This sad token of the short life of Lady Arabella Stuart is a ‘protest portrait’ and is one of the hundreds of pewter pieces in the Stirling Smith collections.
Arabella was an English noblewoman of Scottish descent, a great-great-granddaughter of Henry VII of England and considered as an heir to the English throne of Elizabeth I, before her cousin King James VI of Scotland was given preference by Elizabeth’s ministers. Her very existence was thought by King James to be a danger, and any marriage was an additional threat to his safety. Her marriage to William Seymour who himself had a claim to the throne led to her arrest and imprisonment in the Tower of London. She died there five years later from malnutrition, at the age of 40.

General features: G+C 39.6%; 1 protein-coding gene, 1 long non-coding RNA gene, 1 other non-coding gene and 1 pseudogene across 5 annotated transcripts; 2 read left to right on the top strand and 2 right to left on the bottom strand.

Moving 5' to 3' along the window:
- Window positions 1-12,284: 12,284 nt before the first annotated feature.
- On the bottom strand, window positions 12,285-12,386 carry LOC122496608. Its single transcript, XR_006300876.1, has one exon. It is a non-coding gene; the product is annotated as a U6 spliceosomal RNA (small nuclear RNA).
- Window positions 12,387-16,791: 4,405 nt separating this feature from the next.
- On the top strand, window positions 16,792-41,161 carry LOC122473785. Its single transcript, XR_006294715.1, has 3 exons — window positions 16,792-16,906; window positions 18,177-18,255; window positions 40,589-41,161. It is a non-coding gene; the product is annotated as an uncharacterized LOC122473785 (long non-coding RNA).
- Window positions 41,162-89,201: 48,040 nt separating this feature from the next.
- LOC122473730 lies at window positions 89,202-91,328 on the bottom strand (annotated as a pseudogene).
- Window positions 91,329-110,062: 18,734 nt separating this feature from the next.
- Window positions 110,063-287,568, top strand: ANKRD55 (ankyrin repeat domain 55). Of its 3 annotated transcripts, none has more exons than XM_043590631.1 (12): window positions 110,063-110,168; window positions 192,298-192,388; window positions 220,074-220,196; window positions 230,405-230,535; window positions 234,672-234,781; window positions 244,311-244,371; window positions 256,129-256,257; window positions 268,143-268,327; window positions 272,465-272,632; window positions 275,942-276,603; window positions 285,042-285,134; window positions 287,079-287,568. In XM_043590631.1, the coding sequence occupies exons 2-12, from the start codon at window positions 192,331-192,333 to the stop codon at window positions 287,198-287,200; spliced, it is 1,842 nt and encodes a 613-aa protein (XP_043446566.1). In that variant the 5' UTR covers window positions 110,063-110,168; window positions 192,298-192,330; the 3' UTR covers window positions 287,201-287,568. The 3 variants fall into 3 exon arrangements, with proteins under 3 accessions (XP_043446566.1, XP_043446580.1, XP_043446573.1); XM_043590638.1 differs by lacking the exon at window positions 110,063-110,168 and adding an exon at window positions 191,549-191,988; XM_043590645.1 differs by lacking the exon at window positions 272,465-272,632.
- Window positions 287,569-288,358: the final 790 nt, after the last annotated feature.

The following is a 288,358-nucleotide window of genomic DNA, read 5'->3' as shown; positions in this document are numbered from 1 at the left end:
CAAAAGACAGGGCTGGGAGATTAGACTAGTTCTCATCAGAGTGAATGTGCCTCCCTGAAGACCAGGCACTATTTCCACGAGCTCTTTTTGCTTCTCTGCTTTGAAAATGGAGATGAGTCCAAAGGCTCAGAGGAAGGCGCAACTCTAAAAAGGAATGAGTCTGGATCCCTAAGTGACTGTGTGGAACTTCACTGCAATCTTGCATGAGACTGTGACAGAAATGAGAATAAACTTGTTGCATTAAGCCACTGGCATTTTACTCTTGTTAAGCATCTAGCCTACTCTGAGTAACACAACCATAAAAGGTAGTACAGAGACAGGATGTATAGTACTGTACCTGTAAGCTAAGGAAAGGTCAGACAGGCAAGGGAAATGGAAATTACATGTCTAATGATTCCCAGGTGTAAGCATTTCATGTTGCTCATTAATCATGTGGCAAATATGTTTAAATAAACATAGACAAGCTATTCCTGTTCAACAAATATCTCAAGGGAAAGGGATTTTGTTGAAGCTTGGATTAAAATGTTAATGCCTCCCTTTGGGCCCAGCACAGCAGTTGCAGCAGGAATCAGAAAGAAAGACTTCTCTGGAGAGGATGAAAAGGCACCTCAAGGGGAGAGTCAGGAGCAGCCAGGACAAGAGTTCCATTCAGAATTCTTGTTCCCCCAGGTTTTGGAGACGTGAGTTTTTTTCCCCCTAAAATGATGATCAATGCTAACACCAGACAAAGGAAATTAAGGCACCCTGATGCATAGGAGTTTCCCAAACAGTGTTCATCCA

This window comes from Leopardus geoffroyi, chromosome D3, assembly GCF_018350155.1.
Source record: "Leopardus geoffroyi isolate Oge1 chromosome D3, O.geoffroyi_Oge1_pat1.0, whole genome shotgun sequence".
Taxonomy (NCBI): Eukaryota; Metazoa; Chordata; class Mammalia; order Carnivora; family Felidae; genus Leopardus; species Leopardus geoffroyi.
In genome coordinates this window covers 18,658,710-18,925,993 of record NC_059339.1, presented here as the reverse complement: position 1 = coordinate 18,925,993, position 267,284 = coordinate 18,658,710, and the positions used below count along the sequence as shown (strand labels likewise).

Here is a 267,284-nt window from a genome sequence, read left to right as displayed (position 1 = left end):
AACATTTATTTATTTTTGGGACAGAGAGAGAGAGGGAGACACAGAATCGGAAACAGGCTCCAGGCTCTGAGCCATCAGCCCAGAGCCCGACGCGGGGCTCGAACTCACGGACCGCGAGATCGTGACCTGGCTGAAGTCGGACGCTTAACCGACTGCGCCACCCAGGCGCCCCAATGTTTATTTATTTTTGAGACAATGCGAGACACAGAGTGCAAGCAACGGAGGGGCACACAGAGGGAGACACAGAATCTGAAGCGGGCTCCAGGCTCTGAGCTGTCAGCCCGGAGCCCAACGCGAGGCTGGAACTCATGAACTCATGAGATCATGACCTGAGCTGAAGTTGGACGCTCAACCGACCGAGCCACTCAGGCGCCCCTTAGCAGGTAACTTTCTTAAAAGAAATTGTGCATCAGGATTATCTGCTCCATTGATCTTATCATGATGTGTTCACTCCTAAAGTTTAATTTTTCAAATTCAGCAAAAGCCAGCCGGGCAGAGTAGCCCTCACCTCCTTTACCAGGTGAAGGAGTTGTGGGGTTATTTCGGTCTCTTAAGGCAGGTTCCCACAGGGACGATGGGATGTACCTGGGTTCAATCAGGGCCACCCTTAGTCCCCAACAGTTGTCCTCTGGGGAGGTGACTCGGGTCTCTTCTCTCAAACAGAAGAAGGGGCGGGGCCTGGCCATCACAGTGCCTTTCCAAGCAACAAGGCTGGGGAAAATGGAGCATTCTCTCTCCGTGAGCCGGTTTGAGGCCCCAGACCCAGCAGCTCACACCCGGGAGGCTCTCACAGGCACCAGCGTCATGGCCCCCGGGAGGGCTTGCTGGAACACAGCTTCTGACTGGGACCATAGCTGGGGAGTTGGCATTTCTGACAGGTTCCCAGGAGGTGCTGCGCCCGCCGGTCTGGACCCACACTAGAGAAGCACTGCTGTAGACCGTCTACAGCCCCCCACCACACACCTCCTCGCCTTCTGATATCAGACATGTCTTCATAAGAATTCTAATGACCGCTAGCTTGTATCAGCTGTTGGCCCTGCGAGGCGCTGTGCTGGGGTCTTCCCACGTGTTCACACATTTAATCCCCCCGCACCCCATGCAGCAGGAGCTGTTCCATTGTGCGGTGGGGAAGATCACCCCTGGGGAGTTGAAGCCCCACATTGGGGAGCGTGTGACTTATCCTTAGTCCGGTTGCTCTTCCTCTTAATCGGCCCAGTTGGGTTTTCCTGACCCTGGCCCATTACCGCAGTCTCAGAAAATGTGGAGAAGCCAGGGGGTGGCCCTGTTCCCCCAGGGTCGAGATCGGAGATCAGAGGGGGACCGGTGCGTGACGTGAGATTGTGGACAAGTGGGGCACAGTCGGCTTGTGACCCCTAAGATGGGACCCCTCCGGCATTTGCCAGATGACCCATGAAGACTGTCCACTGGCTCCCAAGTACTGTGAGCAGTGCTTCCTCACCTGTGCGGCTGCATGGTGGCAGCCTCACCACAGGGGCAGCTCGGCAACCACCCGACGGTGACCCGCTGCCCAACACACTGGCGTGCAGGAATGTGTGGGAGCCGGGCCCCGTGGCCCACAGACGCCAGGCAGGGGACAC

The medal is inscribed ‘O God grant patience and perseverance’ and in Scots ‘Who can compare with me in grief? I die and dare not seek relief’ with an image of Arabella, recognisable from portraits in other collections.
Arabella was a highly educated woman who left over a hundred letters and who was reputedly tutored by Christopher Marlowe. There were many who were sympathetic to her plight, but unwilling or unable to do anything about it.